Fall 2021 Class Schedule
|SOCIOL 101-6||Rebellion and its Enemies in China Today||Stefan Henning||MW 9:30-10:50|
SOCIOL 101-6 Rebellion and its Enemies in China Today
This class will sharpen your writing. You will write and present a seven-to-nine page paper on civic activism in contemporary China. In the process of writing this paper, you will practice identifying a theme you find interesting, formulating an argument, finding data and source material on the internet from China in English translation, and relating your theme to the scholarly literature we read and discuss together in class. Some of the progress you will make in your writing abilities will be technical – what counts as evidence, what is the difference between data and scholarly texts, how do you cite and give credit to those who preceded you; some will be intellectual – how do you refute and how do you prove, how do you evaluate your own argument to be clear about its limitations, how do you assess the political relevance of your theme; and some of it will be emotional – how do you cope with the panic that is welling up when you are expected to tame the chaos of reality into a tidy argument, how do you cope with disappointment and ire when I tell you that your second draft is not good enough, how do you cope with your self-doubts when you are trying to find a needle of evidence in the haystack of the internet under time-pressure?
The Chinese have achieved enormous economic growth over the last forty years which has dramatically raised living conditions in China. The Chinese Communist Party has steered this economic development through authoritarian rule which denies the Chinese liberties you take for granted. Thirty-one years ago, the Communist Party killed Chinese who demanded these liberties by employing the military inside the country. Since the massacre of 1989, protest in the streets has moved to networking on the internet. You will write your paper about this challenge to authoritarian rule by engaging some of the following questions: How have urban Chinese lived with the trauma of the massacre? What exactly happened in 1989? Making and uploading videos to the internet is a crucial weapon for activists. How do you evaluate the power of individual videos to force political change? These videos are documentaries, performance art, interviews, covert recordings of state agents, cries for help of fugitives in real time, and witness testimony. The creators of these videos are prepared to take risks because they feel there is something wrong with China today. These feelings are value judgments, or valuations. How do you tease out the values by which activists judge the state and evaluate their lives in China? What in turn are the value judgments of American reporters who report on Chinese activism to the American public? What are the value judgments of American professors who study Chinese activism? And what are your own value judgments: If it turns out that U.S. capitalism in its combination with democracy cannot economically compete with Chinese capitalism in its combination with authoritarian rule, and you were forced to choose, would you choose capitalism or democracy? What parts of your life would be impossible under authoritarian rule? Which line would populism and neo-authoritarianism in America have to cross for you to fight the government?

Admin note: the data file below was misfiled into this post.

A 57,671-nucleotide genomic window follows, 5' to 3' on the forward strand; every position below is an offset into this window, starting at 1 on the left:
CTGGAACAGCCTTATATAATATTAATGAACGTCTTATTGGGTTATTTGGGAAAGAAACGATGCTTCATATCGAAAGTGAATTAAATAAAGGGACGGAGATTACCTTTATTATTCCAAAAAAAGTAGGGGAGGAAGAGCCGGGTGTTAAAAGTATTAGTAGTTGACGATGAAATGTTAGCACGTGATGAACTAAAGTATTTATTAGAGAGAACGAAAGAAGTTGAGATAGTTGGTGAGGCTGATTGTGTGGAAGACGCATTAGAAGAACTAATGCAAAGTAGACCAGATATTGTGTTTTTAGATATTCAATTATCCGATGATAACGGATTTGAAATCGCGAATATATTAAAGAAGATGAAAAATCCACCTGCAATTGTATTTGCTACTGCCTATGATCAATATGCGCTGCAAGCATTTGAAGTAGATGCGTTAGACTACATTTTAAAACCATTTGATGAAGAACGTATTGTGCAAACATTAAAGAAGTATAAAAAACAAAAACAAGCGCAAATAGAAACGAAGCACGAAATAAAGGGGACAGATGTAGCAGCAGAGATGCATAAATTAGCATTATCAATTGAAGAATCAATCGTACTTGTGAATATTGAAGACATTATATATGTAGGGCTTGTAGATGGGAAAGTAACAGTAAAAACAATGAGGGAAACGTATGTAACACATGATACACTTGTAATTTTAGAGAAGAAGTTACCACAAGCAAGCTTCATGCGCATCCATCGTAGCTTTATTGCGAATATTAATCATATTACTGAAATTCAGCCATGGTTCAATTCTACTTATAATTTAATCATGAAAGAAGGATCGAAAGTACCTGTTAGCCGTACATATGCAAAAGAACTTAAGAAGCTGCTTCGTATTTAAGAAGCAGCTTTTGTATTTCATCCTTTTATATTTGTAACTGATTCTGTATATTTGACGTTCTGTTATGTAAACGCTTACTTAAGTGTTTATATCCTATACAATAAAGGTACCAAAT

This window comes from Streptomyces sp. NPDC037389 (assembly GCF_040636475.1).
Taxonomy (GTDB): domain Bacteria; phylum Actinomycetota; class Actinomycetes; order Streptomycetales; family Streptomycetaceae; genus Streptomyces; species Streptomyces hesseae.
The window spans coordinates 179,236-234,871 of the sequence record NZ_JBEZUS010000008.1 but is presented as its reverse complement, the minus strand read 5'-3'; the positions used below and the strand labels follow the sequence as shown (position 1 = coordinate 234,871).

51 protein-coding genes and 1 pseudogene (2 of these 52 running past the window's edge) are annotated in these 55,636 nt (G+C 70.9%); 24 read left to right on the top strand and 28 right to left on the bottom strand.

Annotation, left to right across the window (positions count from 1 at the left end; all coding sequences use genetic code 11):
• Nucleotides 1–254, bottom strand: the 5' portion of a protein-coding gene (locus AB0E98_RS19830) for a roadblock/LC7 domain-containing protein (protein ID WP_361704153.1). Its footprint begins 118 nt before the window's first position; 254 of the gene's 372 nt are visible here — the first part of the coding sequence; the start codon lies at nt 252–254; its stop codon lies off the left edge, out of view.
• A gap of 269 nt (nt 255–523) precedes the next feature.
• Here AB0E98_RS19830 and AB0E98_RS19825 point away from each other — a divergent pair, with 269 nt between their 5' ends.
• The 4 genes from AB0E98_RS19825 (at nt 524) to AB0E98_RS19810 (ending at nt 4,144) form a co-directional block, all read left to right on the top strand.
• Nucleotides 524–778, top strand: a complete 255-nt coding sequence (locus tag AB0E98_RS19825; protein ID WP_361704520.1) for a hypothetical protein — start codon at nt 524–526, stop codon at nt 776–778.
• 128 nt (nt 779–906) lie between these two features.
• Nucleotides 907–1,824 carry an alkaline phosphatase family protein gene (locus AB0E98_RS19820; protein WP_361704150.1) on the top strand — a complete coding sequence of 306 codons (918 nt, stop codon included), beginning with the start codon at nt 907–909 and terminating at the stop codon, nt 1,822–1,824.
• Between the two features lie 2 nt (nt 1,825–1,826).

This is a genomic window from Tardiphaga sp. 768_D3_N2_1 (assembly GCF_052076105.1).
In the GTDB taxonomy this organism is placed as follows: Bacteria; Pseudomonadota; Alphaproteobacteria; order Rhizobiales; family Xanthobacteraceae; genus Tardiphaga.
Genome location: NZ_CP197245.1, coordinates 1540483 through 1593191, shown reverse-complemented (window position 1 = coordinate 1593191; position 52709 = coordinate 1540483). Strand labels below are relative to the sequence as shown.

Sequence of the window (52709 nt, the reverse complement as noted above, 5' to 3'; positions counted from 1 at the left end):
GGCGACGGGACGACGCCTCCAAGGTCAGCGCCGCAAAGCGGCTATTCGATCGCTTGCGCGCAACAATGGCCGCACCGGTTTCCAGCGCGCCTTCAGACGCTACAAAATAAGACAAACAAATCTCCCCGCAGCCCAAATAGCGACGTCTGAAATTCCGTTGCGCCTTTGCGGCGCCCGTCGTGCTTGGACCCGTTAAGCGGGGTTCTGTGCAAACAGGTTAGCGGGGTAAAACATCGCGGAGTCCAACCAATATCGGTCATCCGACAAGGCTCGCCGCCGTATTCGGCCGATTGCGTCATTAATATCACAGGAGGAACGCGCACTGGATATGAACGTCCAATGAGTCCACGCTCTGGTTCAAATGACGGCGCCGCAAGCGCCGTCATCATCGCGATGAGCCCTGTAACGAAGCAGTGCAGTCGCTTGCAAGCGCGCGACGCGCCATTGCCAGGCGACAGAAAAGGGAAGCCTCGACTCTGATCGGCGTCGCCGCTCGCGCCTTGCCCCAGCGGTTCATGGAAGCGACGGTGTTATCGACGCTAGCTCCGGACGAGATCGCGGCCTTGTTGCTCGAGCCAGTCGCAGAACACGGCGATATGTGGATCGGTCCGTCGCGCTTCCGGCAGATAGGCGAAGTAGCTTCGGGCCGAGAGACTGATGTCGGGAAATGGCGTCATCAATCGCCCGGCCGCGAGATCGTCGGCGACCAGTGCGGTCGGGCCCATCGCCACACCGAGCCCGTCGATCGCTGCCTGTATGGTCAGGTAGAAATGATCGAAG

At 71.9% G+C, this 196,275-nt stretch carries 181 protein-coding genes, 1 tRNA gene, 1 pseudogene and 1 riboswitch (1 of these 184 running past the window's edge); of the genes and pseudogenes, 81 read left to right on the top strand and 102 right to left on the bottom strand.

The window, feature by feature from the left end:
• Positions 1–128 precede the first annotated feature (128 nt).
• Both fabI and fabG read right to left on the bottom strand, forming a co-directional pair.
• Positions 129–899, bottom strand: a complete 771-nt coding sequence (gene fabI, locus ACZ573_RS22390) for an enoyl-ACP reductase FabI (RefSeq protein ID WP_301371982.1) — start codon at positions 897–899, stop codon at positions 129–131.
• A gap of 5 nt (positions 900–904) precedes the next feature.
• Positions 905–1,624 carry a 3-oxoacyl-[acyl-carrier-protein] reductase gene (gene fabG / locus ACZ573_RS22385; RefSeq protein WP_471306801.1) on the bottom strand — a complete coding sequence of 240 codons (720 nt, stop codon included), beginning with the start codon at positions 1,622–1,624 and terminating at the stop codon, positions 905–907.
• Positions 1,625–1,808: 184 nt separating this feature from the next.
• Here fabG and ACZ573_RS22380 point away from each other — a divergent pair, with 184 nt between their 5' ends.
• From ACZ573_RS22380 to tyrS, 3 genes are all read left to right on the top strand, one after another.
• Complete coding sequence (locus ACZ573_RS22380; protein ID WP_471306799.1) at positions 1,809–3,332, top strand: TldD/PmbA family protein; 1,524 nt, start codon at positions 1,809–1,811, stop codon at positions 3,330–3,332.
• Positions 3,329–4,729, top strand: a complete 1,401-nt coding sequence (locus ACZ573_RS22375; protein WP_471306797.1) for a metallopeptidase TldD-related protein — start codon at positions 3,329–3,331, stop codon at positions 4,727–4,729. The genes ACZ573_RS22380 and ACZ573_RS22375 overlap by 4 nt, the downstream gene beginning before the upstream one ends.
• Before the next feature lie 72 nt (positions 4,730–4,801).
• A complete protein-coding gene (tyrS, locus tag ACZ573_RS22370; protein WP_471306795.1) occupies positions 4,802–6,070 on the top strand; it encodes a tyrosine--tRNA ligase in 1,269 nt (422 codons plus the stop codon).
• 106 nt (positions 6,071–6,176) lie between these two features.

|SOCIOL 110-0||Introduction to Sociology||David Schieber||MW 12:30-1:50|
SOCIOL 110-0 Introduction to Sociology
Sociology is a huge field of study, and includes and enormous variety of topics and methods. Each week, we will focus on a specific area of sociological study (Culture, Gender, Race, Family, Money, Deviance, etc.) with the goal of offering you a general overview of the types of questions sociologists ask and how they answer them. By the end of the quarter, you will be able to think sociologically about your own world, and hopefully develop a budding interest in one or more of the areas we discuss in class.
|SOCIOL 206-0||Law and Society||Nicollette Bruner||TTH 9:30-10:50|
SOCIOL 206-0 Law and Society
|SOCIOL 208-0||Race and Society||Quincy Stewart||TTH 2:00-3:20|
SOCIOL 208-0 Race and Society
|SOCIOL 215-0||Economy and Society||Bruce Carruthers||TTH 3:30-4:50|
SOCIOL 215-0 Economy and Society
|SOCIOL 226-0||Sociological Analysis||Karrie Snyder||MW 12:30-1:50|
SOCIOL 226-0 Sociological Analysis
Logic and methods of social research, qualitative and quantitative analysis of social data, and ethical, political, and policy issues in social research. Foundation for further work in social research.
|SOCIOL 301-0||The City: Urbanization and Urbanism||Al Hunter||MW 12:30-1:50|
SOCIOL 301-0 The City: Urbanization and Urbanism
Learn different sociological theories about cities and social life and about research that supports or revises those theories. Topics include physical ecology of cities, political economy of cities, social life among social groups, and the question of community, deviance and social control, and planning for the future.
|SOCIOL 302-0||Sociology of Organizations||David Schieber||MW 9:30-10:50|
SOCIOL 302-0 Sociology of Organizations
|SOCIOL 305-0||Population Dynamics||Christine Percheski||MW 2:00-3:20|
SOCIOL 305-0 Population Dynamics
|SOCIOL 306-0||Sociological Theory||Wendy Espeland||TTH 2:00-3:20|
SOCIOL 306-0 Sociological Theory
course is to unpack each thinker’s major concepts and consider how he fused them in order to craft a distinctive lens through which to view the social world at his own time and today."Social theory provides a lens to understand how power operates in modern societies. It helps us examine not only the production of socio-economic and political inequalities but also the reproduction of social order, namely, how society holds together despite all the antagonisms such disparities create. In this course, we will study three strands of social theory—emancipatory, positivist, and critical. Emancipatory theorists, most notably Marx, "speak truth to power" to emancipate oppressed groups. They hope their theories will arm the oppressed against their oppressors in their struggles for freedom. Mainstream, positivist theorists, in contrast, take the point-of-view of the social planner and seek to use science to reform society. Finally, critical theorists, such as Frederic Nietzsche, Max Weber, and Michel Foucault, share positivists' skepticism toward emancipatory theorists. Yet, they do not try to base their authority on science, as they see science as just another way power operates. Moreover, they believe power to be intrinsic to social relations and think emancipation is simply not possible. Instead, they seek to reconfigure power relations to create more ethical social structures.